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Local News

  • Candidates file to run in Grayson town elections

    One new candidate has filed to run against incumbents for a seat on each of the town councils in Grayson County.
    Council elections in Independence, Fries and Troutdale will be held May 6.
    For Independence, Jeffrey Z. Miller is the newcomer filing for candidacy, while incumbents Cecil Adams, Buddy Halsey and Tom Maxwell will seek re-election. Mayor Butch Reeves will also seek re-election.
    Both the elected mayor and council members serve four-year terms.

  • Landowners protect more than 4,500 acres of farms, forests

    Story submitted by New River Land Trust

    INDEPENDENCE — The New River Land Trust and the Virginia Outdoors Foundation worked with local landowners to conserve more than 4,500 acres in 2013, including a cluster of easements in historic Spring Valley in Grayson County.
    Spring Valley landowners Ray Vaughan Poole, Janie Gentry and Timothy Luper combined to protect 350 acres.

  • Governor vetoes guns in cars bill

    RICHMOND — Gov. Terry McAuliffe’s first use of the veto pen — on a gun rights bill he previously sought to weaken with an amendment — is more symbolic than substantive.
    While its effect doesn’t change the law on storing guns inside a private vehicle, it’s a clear reminder to McAuliffe’s gun control base that he’s in their corner.

  • Bid for a Cure auction set for March 22

    The 13th Annual Bid For A Cure event will be held at Crossroads Institute on Saturday.
    The Twin County area saw the beginnings of Cystic Fibrosis (CF) fundraising in 1998, when Kelly and Susan Haga’s infant son was diagnosed with the disease. For several years, they organized an annual walk-a-thon, and In 2001 they stepped up their efforts when they had another child diagnosed with CF.

  • Mitchell to seek 8th term on city council

    Four seats on Galax City Council are up for re-election this year, with five candidates contesting to fill them.
    C.M. Mitchell is vying for another opportunity to serve on the council. If elected again in May, this will be his eighth term.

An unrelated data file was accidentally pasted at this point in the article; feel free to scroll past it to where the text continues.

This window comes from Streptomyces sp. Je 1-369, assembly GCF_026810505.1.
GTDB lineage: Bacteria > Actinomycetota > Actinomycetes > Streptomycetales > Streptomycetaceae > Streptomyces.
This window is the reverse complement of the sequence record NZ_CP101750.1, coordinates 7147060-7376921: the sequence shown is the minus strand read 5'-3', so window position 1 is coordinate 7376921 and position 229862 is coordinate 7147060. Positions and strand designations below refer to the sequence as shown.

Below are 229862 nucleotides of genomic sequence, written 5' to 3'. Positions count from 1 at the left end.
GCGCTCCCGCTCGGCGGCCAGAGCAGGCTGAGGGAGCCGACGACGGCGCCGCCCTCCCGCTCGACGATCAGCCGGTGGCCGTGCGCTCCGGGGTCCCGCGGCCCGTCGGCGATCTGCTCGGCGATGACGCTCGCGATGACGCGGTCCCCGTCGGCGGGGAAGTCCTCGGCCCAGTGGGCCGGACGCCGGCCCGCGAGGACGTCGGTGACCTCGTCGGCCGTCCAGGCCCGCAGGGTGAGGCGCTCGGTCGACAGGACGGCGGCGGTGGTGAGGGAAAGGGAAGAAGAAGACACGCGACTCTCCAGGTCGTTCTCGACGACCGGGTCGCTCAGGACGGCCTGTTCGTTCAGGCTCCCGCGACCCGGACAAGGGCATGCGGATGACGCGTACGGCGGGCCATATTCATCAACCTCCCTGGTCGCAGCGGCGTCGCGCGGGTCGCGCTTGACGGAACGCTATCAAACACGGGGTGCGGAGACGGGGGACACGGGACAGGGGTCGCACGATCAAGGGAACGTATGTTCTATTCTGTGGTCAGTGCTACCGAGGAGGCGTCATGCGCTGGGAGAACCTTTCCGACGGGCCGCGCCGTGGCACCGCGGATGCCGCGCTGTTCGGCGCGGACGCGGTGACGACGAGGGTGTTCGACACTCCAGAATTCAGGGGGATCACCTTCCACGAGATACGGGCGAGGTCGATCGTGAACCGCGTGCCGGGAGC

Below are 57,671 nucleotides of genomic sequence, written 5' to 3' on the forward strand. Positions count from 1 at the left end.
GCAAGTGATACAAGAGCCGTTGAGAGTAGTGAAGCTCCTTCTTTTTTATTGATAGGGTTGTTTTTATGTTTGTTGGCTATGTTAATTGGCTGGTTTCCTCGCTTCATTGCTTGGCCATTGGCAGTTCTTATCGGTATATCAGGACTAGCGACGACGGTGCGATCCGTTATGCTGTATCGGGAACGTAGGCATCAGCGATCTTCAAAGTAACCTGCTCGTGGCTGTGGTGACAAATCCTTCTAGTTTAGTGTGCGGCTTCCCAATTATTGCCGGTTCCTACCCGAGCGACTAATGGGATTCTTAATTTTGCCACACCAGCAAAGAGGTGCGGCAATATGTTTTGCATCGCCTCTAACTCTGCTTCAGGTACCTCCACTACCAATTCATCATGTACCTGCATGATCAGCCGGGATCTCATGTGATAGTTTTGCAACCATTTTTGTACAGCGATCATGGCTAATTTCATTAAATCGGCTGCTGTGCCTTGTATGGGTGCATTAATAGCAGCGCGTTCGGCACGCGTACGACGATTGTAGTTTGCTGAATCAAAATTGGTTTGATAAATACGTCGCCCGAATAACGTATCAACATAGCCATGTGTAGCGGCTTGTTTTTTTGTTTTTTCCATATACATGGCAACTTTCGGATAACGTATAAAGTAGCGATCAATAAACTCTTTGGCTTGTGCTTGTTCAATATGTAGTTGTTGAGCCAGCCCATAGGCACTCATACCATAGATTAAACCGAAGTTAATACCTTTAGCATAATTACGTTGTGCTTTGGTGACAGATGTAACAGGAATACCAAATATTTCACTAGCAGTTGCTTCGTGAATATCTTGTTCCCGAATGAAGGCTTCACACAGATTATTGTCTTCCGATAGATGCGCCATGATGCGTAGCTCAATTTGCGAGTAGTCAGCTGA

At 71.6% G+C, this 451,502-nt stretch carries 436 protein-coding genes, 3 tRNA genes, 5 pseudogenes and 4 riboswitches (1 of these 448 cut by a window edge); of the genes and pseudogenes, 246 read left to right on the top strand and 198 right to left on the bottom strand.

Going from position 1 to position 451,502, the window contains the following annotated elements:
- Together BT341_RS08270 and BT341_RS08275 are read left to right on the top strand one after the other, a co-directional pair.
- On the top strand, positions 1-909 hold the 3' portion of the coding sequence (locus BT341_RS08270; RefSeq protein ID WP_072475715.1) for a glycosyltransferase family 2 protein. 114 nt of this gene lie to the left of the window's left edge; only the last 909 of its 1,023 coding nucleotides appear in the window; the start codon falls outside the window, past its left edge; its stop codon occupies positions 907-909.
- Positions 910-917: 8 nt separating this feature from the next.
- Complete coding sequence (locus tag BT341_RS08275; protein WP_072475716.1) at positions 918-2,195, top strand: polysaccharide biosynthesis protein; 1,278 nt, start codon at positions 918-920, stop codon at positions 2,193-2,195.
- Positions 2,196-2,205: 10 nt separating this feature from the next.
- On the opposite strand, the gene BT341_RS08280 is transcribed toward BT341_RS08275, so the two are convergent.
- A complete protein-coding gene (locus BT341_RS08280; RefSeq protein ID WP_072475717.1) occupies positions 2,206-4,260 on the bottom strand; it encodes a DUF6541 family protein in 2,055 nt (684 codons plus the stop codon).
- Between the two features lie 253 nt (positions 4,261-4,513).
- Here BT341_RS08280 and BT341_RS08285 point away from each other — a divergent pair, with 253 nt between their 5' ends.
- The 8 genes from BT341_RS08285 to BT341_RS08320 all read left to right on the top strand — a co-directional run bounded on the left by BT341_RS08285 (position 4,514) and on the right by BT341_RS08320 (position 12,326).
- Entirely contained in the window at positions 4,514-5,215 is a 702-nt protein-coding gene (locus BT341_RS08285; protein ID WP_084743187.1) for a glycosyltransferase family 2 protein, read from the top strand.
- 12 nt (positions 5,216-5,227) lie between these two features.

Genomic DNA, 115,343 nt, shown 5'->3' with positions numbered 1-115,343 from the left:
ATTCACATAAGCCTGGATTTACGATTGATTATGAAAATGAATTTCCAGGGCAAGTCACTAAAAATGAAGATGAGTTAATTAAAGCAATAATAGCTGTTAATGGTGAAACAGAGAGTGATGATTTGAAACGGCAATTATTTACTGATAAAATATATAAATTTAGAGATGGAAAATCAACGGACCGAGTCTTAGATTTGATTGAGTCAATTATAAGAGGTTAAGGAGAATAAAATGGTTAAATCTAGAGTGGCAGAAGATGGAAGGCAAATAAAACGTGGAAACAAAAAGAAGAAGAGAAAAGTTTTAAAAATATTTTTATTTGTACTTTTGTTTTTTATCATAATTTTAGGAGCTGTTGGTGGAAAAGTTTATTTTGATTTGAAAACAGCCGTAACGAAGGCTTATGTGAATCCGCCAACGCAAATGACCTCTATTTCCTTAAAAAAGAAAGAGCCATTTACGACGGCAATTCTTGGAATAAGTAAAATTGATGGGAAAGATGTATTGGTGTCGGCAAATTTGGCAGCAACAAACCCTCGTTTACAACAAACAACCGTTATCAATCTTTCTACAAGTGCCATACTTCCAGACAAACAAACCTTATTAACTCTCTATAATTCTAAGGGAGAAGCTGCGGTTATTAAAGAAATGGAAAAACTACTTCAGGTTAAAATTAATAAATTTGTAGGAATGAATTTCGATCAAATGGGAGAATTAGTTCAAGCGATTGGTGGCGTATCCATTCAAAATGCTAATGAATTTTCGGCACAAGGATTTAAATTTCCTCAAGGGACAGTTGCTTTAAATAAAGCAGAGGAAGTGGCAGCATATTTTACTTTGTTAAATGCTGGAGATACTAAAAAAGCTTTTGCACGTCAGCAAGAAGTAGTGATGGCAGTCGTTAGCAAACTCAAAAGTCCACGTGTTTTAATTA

• Nepotism ban passes with split vote

    INDEPENDENCE — After going back to the drawing board and composing three drafts, Grayson County Supervisors passed an anti-nepotism policy last Thursday night; however, two supervisors opposed the “tweaks” in the new draft.
    The original draft of the anti-nepotism policy presented to the supervisors during their February meeting prohibited the board from appointing or hiring any family member and would have forced supervisors to disclose familial relationships before new hires or appointments.

  • Animal advocates applaud fox penning ban

    RICHMOND — The General Assembly has voted to prohibit any new fox pens from opening up and phasing out the existing ones over the next 40 years.
    The practice of fox penning involves releasing an animal — usually foxes, but also coyotes — in a fenced-in space for dogs to chase. Laura Donahue, Virginia director for the Humane Society, said one of those fox pens is located in Carroll County.

  • Citizens split on subdivision changes

    HILLSVILLE — Carroll officials put off creating a new kind of subdivision for a month for further review, but proceeded with several other modifications to the subdivision ordinance after a public hearing at their March 10 meeting.
    Neither Carroll planning commission members nor the supervisors have come to a conclusion about allowing “flag lots” and “flag poles,” both designed to allow access and development of properties that do not front on a public road.

  • State legislators reach compromise on mental health

    RICHMOND — Virginia lawmakers have reached a compromise on reforming mental health policies that satisfies the state senator whose personal tragedy inspired this round of revision to state psychiatric protocols.
    The negotiated deal extends emergency custody orders to 12 hours — the current maximum is six-hours — and requires state hospitals to take patients after eight hours if another bed isn’t found, Sen. Creigh Deeds said.

  • Grayson offering coyote bounty

    INDEPENDENCE — The Grayson County Board of Supervisors is getting ready to declare war on coyotes.
    A draft coyote ordinance has been provided to members of the board.
    Wilson District Supervisor Eddie Rosenbaum said the large number of coyotes roaming the hills of the county was causing a big problem for farmers.